GRATs are irrevocable trust arrangements, and asset transfers made to them are irrevocable gifts. They provide annuity income to the grantor and a remainder interest to the trust beneficiaries. For transfer tax purposes, the value of the gift is determined by the fair market value of the assets transferred reduced by the actuarial value of the sum of the annuity payments retained by, and payable to, the grantor. Assuming the fair market value of the assets transferred is easily determined, the actuarial calculations refer solely to determining the value of the annuity stream. That value is effectively determined by applying a factor that takes the following into account: the grantor's age, the term of years during which the annuity is payable, the dollar amount of the annuity payable, and the applicable discount rate applied to the annuity stream as set forth under IRC Section 7520 and accompanying Treasury Regulations.
Section 7520 rates are published monthly by the IRS. It is implied that the rate reflects the IRS's expectations with respect to future appreciation of asset value as of the date the rate is published. As the rate decreases, the actuarial value of the grantor's retained interest increases, and the value of the remainder interest passed on to the trust beneficiaries decreases with respect to gift tax cost.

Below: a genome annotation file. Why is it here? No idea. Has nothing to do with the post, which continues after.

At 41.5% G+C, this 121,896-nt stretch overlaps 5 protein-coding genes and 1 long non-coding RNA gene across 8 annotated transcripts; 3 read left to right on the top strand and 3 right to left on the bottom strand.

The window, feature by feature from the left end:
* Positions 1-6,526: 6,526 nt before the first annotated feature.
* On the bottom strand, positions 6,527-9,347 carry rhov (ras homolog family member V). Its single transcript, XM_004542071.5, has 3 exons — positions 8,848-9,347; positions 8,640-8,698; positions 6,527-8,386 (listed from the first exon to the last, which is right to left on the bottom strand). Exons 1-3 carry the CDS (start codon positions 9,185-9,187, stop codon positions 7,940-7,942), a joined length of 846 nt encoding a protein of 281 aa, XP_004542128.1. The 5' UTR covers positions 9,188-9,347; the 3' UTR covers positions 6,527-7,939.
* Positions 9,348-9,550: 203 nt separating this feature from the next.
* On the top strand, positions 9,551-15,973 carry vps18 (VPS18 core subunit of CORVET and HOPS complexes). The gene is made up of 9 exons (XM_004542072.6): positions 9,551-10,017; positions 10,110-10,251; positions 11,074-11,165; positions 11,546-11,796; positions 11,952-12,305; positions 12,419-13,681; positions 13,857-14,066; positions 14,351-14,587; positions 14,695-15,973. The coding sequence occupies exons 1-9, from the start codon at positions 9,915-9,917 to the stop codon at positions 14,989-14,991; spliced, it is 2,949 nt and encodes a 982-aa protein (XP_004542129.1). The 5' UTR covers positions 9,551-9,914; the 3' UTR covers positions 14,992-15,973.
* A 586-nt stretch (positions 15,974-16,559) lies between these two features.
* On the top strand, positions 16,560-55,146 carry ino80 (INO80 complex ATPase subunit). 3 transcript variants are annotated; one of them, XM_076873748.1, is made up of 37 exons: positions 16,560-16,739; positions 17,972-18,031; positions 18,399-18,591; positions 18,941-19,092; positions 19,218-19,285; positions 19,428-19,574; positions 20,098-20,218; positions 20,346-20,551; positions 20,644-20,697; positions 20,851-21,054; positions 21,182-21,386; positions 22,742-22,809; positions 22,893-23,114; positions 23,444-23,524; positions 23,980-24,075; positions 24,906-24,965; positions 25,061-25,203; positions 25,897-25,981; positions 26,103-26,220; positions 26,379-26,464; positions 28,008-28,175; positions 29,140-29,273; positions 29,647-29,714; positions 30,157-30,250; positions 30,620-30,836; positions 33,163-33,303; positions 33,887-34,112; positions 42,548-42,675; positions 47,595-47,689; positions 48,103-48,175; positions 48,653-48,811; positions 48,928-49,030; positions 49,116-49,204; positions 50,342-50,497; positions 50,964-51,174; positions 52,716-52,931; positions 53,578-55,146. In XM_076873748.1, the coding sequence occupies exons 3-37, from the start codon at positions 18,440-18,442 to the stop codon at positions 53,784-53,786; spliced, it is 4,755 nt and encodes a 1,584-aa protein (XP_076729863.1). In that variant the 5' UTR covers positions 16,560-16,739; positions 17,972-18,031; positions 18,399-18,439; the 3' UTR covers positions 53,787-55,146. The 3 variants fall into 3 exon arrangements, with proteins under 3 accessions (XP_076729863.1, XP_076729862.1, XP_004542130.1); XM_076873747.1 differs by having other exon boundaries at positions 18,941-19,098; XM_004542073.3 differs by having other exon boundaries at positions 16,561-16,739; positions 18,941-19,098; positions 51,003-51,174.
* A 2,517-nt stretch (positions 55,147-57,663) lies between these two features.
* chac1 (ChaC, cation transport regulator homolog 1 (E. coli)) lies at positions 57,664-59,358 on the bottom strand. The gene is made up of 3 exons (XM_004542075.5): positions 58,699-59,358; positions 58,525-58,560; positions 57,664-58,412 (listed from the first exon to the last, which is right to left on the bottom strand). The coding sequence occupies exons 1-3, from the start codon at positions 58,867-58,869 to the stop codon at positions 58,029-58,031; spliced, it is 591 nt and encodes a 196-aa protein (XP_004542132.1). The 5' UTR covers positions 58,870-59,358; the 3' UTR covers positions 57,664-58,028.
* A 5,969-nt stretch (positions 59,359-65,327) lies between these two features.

Consequently, execution of a GRAT results in higher wealth-transfer leverage and better economic success as the Section 7520 rate decreases and realized appreciation of the trust assets increases. What makes GRATs particularly attractive right now is a historically very low Section 7520 rate, as low as 1.8% in December. This compares with Section 7520 rates in excess of 6% as recently as 2007 and as high as 11.2% in 1989.
Planning can help avoid tax troubles